The other thing that is baffling is their analysis of what voters were rejecting.  Their conversation is typical of the Villager mindset.  They are convinced that voters were rejecting “the 60’s”.  I’m always really puzzled by that statement.  There is a huge swath of voters today who were little children during the 60’s (moi), who only remember the 60’s vaguely.  We remember things like assassinations and the walk on the moon and in the corner of our minds, we understand a little bit about the social stuff. But for us, the 60’s ushered in what was more or less the status quo.  There wasn’t a huge shredding of culture.  The culture was pre-shredded and settled into its present form by the time we came of age.  I’m not sure what it is we are supposed to be rejecting.  Are we rejecting the fact that women made enormous progress during the 60’s and 70’s?  Are we supposed to be upset that African-Americans shattered their own glass ceilings with the civil rights era?  I’ve always thought statements about rejecting the 60’s are “out of joint” statements made by baby boomers who know they pushed the envelope back then and then blamed themselves for the Reagan backlash.  Fine, blame yourselves, guys, but what does that have to do with us?

Then there is this bizarre notion that we are a center right country.  You know, I don’t really think that’s true.  I think a lot of people voted for the Democrat because he wasn’t a Republican.  They didn’t really like Republicans this year.  Of the sane, non-Obamaphiles I talked to, they just planned to vote for the Democrat.  It was a complete and utter rejection of everything that has to do with movement conservatism.  In fact, they were pretty convinced that nothing could be worse than a Republican in office.  I’m not sure that’s true but we shall see.  Voters wanted something other than the nasty, brutish and short lifestyle that the Bushies ushered in.  They want a stronger economy, better jobs, better healthcare.  It remains to be seen whether they want equality for all people.  I think they do but leaders have to lead and Obama shows no inclination for doing that.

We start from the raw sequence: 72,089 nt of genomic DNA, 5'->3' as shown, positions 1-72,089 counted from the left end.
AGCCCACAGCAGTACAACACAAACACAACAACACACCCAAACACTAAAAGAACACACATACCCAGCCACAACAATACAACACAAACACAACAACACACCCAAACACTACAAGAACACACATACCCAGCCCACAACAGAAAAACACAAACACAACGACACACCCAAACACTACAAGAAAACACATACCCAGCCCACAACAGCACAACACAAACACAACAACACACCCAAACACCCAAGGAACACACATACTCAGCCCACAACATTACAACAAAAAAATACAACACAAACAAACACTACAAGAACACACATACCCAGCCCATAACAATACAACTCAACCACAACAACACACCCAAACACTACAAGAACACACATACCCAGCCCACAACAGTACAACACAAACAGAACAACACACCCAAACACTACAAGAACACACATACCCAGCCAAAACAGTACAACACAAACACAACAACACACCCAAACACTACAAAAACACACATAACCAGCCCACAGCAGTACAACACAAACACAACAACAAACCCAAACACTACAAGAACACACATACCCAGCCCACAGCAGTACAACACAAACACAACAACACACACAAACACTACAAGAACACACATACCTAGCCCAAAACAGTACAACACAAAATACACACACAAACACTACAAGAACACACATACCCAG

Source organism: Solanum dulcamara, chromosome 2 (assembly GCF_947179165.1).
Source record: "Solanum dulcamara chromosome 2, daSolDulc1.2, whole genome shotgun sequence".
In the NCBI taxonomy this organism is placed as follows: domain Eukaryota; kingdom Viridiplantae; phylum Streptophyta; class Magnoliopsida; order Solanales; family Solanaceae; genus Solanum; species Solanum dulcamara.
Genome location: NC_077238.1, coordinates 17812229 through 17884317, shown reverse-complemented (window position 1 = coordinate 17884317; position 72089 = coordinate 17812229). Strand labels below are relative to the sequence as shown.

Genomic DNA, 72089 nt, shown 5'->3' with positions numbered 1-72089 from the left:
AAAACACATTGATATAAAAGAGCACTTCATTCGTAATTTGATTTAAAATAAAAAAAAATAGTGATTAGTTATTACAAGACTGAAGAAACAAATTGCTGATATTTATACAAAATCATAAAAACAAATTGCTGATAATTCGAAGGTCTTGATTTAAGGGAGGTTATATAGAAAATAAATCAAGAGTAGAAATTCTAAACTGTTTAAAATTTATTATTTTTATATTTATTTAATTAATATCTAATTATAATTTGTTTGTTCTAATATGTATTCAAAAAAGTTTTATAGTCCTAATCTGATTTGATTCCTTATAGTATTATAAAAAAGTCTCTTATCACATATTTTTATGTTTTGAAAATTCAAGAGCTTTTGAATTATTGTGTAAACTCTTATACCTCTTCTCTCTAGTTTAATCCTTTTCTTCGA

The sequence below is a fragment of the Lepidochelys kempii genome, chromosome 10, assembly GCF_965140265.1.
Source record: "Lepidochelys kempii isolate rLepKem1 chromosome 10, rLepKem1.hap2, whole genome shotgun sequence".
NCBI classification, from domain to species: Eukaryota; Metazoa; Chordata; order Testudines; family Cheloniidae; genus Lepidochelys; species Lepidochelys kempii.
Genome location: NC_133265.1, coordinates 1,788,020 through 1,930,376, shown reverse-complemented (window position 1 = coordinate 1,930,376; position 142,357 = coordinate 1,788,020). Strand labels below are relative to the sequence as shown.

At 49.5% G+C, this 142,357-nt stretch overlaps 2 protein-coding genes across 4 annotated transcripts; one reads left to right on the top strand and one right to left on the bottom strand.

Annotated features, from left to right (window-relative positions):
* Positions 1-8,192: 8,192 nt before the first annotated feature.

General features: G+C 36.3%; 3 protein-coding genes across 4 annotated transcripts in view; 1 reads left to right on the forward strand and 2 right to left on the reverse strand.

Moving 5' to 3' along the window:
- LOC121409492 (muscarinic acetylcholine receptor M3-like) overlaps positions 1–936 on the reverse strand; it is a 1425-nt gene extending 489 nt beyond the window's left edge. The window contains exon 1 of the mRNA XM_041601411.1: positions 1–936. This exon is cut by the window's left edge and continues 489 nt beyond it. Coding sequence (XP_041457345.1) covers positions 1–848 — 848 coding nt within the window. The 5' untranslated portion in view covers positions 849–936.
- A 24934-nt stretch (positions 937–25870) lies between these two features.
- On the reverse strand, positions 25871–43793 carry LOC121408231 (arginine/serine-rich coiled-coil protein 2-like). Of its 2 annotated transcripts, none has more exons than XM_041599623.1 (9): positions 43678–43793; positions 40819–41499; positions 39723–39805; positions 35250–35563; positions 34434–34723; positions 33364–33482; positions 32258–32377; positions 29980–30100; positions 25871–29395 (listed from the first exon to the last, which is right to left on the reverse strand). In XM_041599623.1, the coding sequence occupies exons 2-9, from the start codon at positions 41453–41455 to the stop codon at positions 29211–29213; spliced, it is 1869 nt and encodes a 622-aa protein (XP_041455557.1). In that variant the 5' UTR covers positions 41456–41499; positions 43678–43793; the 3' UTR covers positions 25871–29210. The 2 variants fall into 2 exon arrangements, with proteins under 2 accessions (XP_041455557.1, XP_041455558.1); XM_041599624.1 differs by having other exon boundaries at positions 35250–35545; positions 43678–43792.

They did get the “risk averse” nature of Obama right.  He is going to be a very cautious, non-transformative president.  They acknowledge that he owes the people who gave him the $600,000,000 to run his campaign.  Meacham and Thomas are onto something here if they just bothered to step outside their box and followed up on some of what their intuition is telling them.  All of the pieces are there to see Obama for what he is: a clever, manipulative person who constructed and sold his own story.  He’s a man who was in control of his campaign from the beginning, so he is also responsible for its corruption.  He is a cipher and doesn’t even know what he is.  He is a screen onto which we project our own desires, a tofu president.  And he uses his ability to appeal to many people at once to get what he wants.  The question is, what does he want now that he has it all?

Meacham and Thomas do not have an answer to that question because they never bothered to ask it.  And besides, Sarah Palin asked for more clothes!